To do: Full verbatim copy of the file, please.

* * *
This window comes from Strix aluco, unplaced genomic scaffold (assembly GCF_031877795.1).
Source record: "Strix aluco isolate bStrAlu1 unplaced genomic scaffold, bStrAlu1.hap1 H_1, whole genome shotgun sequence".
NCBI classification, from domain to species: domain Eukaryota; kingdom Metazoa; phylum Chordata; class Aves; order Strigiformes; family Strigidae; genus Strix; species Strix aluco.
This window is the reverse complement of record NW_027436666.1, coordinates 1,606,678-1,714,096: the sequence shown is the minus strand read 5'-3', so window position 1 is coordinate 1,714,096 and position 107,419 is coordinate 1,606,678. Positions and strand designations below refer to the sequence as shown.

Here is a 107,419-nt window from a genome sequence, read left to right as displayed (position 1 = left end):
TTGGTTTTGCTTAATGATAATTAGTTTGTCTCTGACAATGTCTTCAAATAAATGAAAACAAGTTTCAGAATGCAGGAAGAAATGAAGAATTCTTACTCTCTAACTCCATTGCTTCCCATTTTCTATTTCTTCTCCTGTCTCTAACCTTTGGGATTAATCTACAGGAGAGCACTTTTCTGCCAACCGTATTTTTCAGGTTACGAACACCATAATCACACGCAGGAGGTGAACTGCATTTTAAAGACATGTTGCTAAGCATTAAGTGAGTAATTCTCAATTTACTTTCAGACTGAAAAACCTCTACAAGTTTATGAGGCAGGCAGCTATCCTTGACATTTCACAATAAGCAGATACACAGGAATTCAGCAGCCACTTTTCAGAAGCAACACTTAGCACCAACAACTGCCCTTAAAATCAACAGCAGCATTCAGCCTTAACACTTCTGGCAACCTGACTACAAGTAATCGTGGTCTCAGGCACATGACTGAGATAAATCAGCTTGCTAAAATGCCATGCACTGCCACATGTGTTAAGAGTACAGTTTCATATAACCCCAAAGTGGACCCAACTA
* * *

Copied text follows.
This window comes from Strix aluco, unplaced genomic scaffold (assembly GCF_031877795.1).
Source record: "Strix aluco isolate bStrAlu1 unplaced genomic scaffold, bStrAlu1.hap1 H_1, whole genome shotgun sequence".
NCBI classification, from domain to species: domain Eukaryota; kingdom Metazoa; phylum Chordata; class Aves; order Strigiformes; family Strigidae; genus Strix; species Strix aluco.
This window is the reverse complement of record NW_027436666.1, coordinates 1,606,678-1,714,096: the sequence shown is the minus strand read 5'-3', so window position 1 is coordinate 1,714,096 and position 107,419 is coordinate 1,606,678. Positions and strand designations below refer to the sequence as shown.

Here is a 107,419-nt window from a genome sequence, read left to right as displayed (position 1 = left end):
TTGGTTTTGCTTAATGATAATTAGTTTGTCTCTGACAATGTCTTCAAATAAATGAAAACAAGTTTCAGAATGCAGGAAGAAATGAAGAATTCTTACTCTCTAACTCCATTGCTTCCCATTTTCTATTTCTTCTCCTGTCTCTAACCTTTGGGATTAATCTACAGGAGAGCACTTTTCTGCCAACCGTATTTTTCAGGTTACGAACACCATAATCACACGCAGGAGGTGAACTGCATTTTAAAGACATGTTGCTAAGCATTAAGTGAGTAATTCTCAATTTACTTTCAGACTGAAAAACCTCTACAAGTTTATGAGGCAGGCAGCTATCCTTGACATTTCACAATAAGCAGATACACAGGAATTCAGCAGCCACTTTTCAGAAGCAACACTTAGCACCAACAACTGCCCTTAAAATCAACAGCAGCATTCAGCCTTAACACTTCTGGCAACCTGACTACAAGTAATCGTGGTCTCAGGCACATGACTGAGATAAATCAGCTTGCTAAAATGCCATGCACTGCCACATGTGTTAAGAGTACAGTTTCATATAACCCCAAAGTGGACCCAACTA